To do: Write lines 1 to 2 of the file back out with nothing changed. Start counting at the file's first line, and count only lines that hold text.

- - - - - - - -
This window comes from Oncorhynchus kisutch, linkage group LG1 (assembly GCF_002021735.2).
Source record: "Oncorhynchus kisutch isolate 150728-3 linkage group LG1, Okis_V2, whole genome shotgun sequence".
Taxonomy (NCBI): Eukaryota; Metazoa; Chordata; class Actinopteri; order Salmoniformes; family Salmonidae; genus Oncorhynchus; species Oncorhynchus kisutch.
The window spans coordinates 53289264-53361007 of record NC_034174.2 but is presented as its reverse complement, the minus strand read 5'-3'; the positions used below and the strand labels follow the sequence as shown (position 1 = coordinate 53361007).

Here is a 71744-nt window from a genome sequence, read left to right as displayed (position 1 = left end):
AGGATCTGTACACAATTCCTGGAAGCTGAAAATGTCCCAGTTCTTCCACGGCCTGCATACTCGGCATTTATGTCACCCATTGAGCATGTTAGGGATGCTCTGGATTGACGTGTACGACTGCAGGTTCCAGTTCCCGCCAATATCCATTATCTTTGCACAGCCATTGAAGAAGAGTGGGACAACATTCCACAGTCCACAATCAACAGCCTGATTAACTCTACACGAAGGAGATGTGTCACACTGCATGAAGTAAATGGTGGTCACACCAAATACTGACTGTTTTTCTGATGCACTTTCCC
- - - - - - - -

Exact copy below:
This window comes from Oncorhynchus kisutch, linkage group LG1 (assembly GCF_002021735.2).
Source record: "Oncorhynchus kisutch isolate 150728-3 linkage group LG1, Okis_V2, whole genome shotgun sequence".